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Tackling underrepresentation of women in media


Trying something new can be a daunting experience, especially when nobody has done it before.

The residents of Mardan district in Khyber Pakhtunkhwa (KP) province in Pakistan have never been the target of a study into media consumption habits, particularly not its female residents who make up 50 per cent or roughly 1.15 million.

A new Thomson Media project, Valley Voices', sets out to change that with its local partner, the Tribal News Network (TNN), a community production centre based in Peshawar.

Women remain an underserved audience in Pakistan, partly due to existing patriarchic structures which hinder or prevent women from taking up professions such as journalism.

Currently there are no female reporters working in Mardan district, which is likely to exclude women's voices from the radio.

Given that men might also be hindered by social convention to interview women, three women were trained to collect data in the field. Their experiences ranged from scorching temperatures to suspicious interviewees.

There should be programmes for women, by the women and about the women.

Audience research participant Reasons to focus on Mardan The district of Mardan is one of the more populous and educated districts in KP province, which is divided into 35 districts. From September 2020 onwards, it will also be home to TNN's new radio station.

TNN has been at the forefront of involving women in the production of news to increase consumption of female audiences. The audience research was intended to find out about women's consumption patterns; their answers were to have a decisive influence on the content of the new broadcasting schedule for Mardan Radio.

The district of Mardan is administratively subdivided into five tehsils. Research was conducted in three of them (Mardan, Takhtbai and Katlang), with 386 women being interviewed from 23 July to 6 August, 2020.

A clear majority of the women, that's 61.1 per cent, were housewives. This was followed by unemployed women who formed 27.7 per cent of the total sample size.

Literacy levels and media consumption Approximately half of children in Mardan are not enrolled in any schooling system, according to school construction and rehabilitation programme, Hamqadam, and female literacy is at a measly 18.38 per cent only, it claims.

This was mirrored by this study where nearly 42 per cent of respondents couldn't read or write, followed by respondents, literate up to middle class (8th grade) which formed 24.8 per cent of the majority. The third-largest group was the primary level educated respondents which were 18.1 per cent of the total.

Not surprisingly, radio (45 per cent) remains the number one source for women to get information, being confined to their homes most of the time, especially for those who are illiterate (67 per cent), followed by television (25 per cent), and social media (16 per cent).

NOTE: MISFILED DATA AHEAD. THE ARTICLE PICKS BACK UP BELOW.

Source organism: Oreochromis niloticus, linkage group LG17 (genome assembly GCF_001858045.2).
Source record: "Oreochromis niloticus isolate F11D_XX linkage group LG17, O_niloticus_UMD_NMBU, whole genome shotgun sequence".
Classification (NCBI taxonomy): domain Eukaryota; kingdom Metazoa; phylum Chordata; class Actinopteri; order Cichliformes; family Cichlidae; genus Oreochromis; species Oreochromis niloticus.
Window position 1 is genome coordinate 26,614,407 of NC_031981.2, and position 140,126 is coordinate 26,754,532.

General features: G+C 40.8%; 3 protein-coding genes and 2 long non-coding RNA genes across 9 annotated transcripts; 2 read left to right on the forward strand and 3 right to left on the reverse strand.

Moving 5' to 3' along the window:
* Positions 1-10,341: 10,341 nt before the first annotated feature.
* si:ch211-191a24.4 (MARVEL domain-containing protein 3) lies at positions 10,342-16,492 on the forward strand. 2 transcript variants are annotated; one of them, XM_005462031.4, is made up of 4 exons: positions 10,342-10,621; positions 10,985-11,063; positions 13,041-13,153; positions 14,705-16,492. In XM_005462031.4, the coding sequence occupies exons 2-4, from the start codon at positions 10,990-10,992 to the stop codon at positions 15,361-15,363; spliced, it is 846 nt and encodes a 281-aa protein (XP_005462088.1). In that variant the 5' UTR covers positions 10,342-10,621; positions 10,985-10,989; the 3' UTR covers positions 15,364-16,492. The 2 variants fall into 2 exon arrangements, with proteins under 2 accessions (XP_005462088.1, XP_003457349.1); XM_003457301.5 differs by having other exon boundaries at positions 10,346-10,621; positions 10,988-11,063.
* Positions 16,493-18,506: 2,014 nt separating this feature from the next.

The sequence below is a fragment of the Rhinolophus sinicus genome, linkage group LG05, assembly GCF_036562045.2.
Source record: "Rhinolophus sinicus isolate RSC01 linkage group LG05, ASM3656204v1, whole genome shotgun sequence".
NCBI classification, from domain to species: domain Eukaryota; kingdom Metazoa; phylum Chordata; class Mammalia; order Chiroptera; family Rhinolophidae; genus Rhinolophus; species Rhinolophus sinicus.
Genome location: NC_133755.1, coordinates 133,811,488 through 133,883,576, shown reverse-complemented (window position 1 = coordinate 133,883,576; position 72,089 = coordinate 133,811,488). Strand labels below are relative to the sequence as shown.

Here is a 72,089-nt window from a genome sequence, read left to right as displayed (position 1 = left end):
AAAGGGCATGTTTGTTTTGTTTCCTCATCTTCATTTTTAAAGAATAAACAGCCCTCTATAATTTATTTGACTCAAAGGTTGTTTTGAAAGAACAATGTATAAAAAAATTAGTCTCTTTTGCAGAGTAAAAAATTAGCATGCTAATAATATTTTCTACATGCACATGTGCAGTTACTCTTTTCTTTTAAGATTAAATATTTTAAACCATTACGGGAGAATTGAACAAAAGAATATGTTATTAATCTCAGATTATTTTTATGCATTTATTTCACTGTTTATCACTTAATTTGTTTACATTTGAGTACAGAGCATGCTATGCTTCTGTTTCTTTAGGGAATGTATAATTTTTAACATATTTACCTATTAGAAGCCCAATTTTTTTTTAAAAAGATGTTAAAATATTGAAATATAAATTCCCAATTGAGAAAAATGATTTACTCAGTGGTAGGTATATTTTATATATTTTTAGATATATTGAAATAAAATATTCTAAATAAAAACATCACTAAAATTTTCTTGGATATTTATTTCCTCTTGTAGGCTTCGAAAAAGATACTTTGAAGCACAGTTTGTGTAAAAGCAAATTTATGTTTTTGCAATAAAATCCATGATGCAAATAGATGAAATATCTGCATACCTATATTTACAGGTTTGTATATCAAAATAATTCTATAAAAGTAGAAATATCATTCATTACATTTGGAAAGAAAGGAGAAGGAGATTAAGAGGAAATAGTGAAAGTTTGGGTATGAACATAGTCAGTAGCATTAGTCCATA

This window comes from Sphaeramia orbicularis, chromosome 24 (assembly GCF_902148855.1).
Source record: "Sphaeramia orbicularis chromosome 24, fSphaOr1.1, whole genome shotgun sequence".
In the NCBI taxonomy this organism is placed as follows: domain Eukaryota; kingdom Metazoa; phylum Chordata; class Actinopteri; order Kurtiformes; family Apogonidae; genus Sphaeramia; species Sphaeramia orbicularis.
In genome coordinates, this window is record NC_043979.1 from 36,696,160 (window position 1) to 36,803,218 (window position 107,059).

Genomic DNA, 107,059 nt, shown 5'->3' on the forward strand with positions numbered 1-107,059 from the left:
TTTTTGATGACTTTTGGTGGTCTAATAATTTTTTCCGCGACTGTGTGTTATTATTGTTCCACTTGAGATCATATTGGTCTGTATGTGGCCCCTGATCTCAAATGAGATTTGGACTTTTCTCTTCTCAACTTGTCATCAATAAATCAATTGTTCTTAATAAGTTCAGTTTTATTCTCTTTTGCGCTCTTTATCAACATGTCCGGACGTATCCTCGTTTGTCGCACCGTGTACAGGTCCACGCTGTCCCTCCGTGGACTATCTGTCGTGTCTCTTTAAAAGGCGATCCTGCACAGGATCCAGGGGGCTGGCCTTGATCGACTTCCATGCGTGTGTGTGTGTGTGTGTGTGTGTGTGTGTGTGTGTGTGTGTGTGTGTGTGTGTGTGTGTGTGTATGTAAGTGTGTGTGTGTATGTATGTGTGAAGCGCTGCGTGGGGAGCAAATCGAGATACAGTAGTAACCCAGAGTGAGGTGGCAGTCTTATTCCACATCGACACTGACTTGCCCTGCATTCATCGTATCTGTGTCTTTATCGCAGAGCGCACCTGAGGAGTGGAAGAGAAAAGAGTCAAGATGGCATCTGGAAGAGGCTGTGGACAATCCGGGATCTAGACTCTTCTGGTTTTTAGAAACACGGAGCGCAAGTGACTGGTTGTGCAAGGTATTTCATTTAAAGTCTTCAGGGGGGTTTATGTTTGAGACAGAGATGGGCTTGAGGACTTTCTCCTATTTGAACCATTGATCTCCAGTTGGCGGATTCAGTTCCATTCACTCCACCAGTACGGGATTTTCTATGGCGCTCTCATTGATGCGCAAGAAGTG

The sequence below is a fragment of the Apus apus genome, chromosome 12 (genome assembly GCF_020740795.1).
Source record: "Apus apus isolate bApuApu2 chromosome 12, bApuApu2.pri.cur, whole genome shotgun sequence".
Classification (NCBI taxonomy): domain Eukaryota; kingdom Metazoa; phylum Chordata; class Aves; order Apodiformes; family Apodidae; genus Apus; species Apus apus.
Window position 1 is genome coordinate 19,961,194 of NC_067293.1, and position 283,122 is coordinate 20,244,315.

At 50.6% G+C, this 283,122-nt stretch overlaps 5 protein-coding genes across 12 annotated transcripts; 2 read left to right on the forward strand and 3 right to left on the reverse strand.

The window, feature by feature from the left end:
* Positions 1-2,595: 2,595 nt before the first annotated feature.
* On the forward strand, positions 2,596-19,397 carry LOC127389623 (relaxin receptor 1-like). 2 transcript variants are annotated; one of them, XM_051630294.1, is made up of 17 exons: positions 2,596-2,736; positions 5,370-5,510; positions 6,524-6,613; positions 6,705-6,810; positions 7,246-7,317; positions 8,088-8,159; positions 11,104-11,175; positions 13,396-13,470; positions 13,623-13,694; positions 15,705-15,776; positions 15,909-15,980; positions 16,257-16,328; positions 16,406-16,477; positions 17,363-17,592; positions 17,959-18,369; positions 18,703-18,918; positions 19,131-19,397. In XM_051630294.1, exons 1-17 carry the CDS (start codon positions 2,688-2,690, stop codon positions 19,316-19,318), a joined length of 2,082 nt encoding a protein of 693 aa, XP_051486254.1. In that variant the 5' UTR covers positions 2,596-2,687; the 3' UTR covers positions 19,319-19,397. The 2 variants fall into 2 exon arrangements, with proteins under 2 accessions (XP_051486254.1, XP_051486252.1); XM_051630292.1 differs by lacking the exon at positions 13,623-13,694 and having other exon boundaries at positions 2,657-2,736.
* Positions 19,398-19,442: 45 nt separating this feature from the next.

An interesting observation could be made for social media. On average 15.67 per cent of the younger generations, between the ages of 18 and 44, use social media as a source of information, whereas figures for 55-64 aged women and above stand at 20 per cent and 29 per cent, respectively.

When asked how often they listen to the radio, 59 per cent of the respondents stated that they listened to the radio every day. While 18 per cent said that they listened to the radio every other day. Ten per cent said that they listened to the radio once a week.

Among housewives, the unemployed and those in the 25-34 age group, the most popular time slot to listen to the radio was from 9pm to late.

When asked why they listened to the radio, a clear majority in tehsil Katlang (63 per cent) said that they listened for information. This was echoed in the remaining two tehsils of Mardan and Takhtbai, where the majority of the respondents (46 per cent and 40 per cent, respectively) stated that they listened to be kept informed.

Music shows proved popular with 18.6 per cent, followed by religious programmes with 18 per cent and then talk shows with 16.7 per cent.

These were the top-ranking three programme types across all tehsils. Talkshows topped the list in Mardan with 36 per cent, while respondents in Takhbai favoured religious programmes (38 per cent) and people in Katlang enjoyed music shows with 39 per cent.

Around 62 per cent of women responded that sufficient programming for women existed on radio, 32.7 per cent negated this and 21.7 per cent said they didn't know.

Participation of women TNN has been among the first and few organisations so far to understand the needs and benefits of recruiting, training and promoting women reporters and editors to gain access to stories told by women and to have women present them on the radio.

Women from all backgrounds welcomed increased women participation.

There should be programmes for women, by the women and about the women. Women listeners will participate in these types of programmes, said one respondent. I want more opportunities for girls in radio, said another. There is not a single programme that has been designed especially for women and from which they get encouragement, was the open answer provided by another.

What happens next Together with TNN and Thomson Media's international experts, the results will help shape content ideas for the new radio station in Mardan. Existing formats that were planned to be broadcast in Mardan might also be revised and modified based on the preferences revealed by audiences in that district.

For TNN, this research is just the beginning of an ongoing dialogue with its audiences - both women and men - located in Mardan.

About the project The project Valley Voices - Enhancing political participation of women in the former Federally Administered Tribal Areas (FATA) in Pakistans Khyber Pakhtunkhwa province thr
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